Tuesday, January 22, 2008

My First Fiction Writing Assignment

The following is a story I had to write for my Fiction Writing class. A condensed plot was provided, and we simply had to expand it. So...here it is (and excuse the numbered headings from every page, it was just a pain to try and get rid of them):

The glow of the setting sun caught the rusty dashboard of the old Ford Tempo and illuminated the otherwise-humdrum hue of this ancient relic. The bronzy-orange finish was peeling in multiple areas, but you could hardly tell due to the fact that the unveiling of the rust underneath was almost the same color anyway. The entire landscape seemed to have a color theme of oranges, yellows, and browns. The orange of the setting sun complimented the browns and yellows of the vast expanses of wheat fields for miles in every direction. The wheat was tossed about delicately by a light wind that had been steadily dying down from the mid afternoon.
It was evening now. The Ford was parked on the side of a winding country road that wrapped around the countryside and nothing but, for miles in every direction. It was as remote a spot as any two love birds could hope for in small town smack dab in the middle of Nowhere, Kansas.
Nowhere, Kansas was all Harry and Ellen needed. They’d been dating for two years now. This romantic escape was celebrating this two-year milestone. It was a storybook romance. Both had grown up in this small town, gone to the same school, same high school, and they were even both attending the same university. The proposal was only a matter of time. In
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fact, Ellen’s mind began to drift off on the soft music of the crackly radio as she daydreamed of wedded bliss with her childhood sweetheart.
“Harry,” she whispered, eyes closed, face nuzzled up against his chest, “let’s not ever move. Let’s just sit here and fall asleep in this moment, so it never has to end. Let the music carry us away…”
Harry smirked at her girlish sentimentality. “Well Ellie,” he said in the most matter-of-fact tone he could muster, “at some point, this old junk heap is going to give out on us and then there won’t be any more music to float on, you know.”
His playful sarcasm brought her abruptly back to reality as she tried to stifle a smile. “Oh, come on now,” she said trying to sound annoyed. “That’s not funny.”
The sun had almost set beneath the field now, as the color in the sky slowly diminished into a darker blue. Harry and Ellie decided to lay words aside and took Ellie’s advice, as they began to drift off to the sound of the radio.
The romantic moment was short-lived, however. The music suddenly came to an abrupt stop. The crackling that replaced it brought Harry and Ellie back to reality once more as they curiously sat up and reached for the radio dial.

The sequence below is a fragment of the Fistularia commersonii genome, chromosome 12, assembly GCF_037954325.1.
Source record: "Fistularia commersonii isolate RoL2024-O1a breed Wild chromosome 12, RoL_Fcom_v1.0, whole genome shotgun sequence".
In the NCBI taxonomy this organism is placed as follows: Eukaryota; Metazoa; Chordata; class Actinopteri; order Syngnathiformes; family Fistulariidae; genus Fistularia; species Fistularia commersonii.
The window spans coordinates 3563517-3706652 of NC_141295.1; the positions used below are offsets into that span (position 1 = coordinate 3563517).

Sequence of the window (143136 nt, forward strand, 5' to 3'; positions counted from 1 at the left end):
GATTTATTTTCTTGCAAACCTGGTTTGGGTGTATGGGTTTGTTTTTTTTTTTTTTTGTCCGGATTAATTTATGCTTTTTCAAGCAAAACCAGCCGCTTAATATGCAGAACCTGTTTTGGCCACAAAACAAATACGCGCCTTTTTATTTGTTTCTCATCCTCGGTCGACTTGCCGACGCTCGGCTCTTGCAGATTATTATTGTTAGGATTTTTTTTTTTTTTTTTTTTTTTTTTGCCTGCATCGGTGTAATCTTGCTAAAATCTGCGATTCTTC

Harry refrained from switching stations, however, when a man with a very serious tone came on the air with the words, “This is not a test.” Looking at Ellie curiously, he resorted to turning the volume dial instead. The voice continued, “I repeat, this is not a test. All citizens of Teller County and surrounding areas are asked to return to their homes immediately. Word was
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just been received that a convicted murderer has escaped from Teller Country Prison and his whereabouts are currently unknown to authorities. He is at large in the area and is very dangerous. He is approximately 5’ 11”, dark brown hair, approximately 175 pounds, and has hooks in place of hands.”
Harry almost had to chuckle at this last bit of information. “Are they serious?” he asked.
Almost in response, the voice continued, “I repeat, this is not a test. Please take this information with the utmost seriousness and get to safety as soon as possible.”
“Baby, I think he’s serious,” said Ellie shakily. “Come on, we better leave.”
“Ellie, come on, are you kidding me? A murderer with hooks for hands?”
“Harry! I want to leave!” Exasperated, Ellie violently switched off the radio and reached for her seatbelt. “If you don’t start this heap of metal Harry, I will.”
Harry was obviously annoyed at her sense of urgency, not to mention the loss of the romantic mood. “This is the best part of the evening, baby. Come on, we can’t leave now. The night’s just begun.”
Ellie refused to respond with more than a heated death glare that scared Harry more than any hook-handed murderer.
“Ok, fine, you win,” he retorted, obviously perturbed. “I cannot believe you’re letting this scare you. This was going to be our special night, nothing was going to bother us, remember?”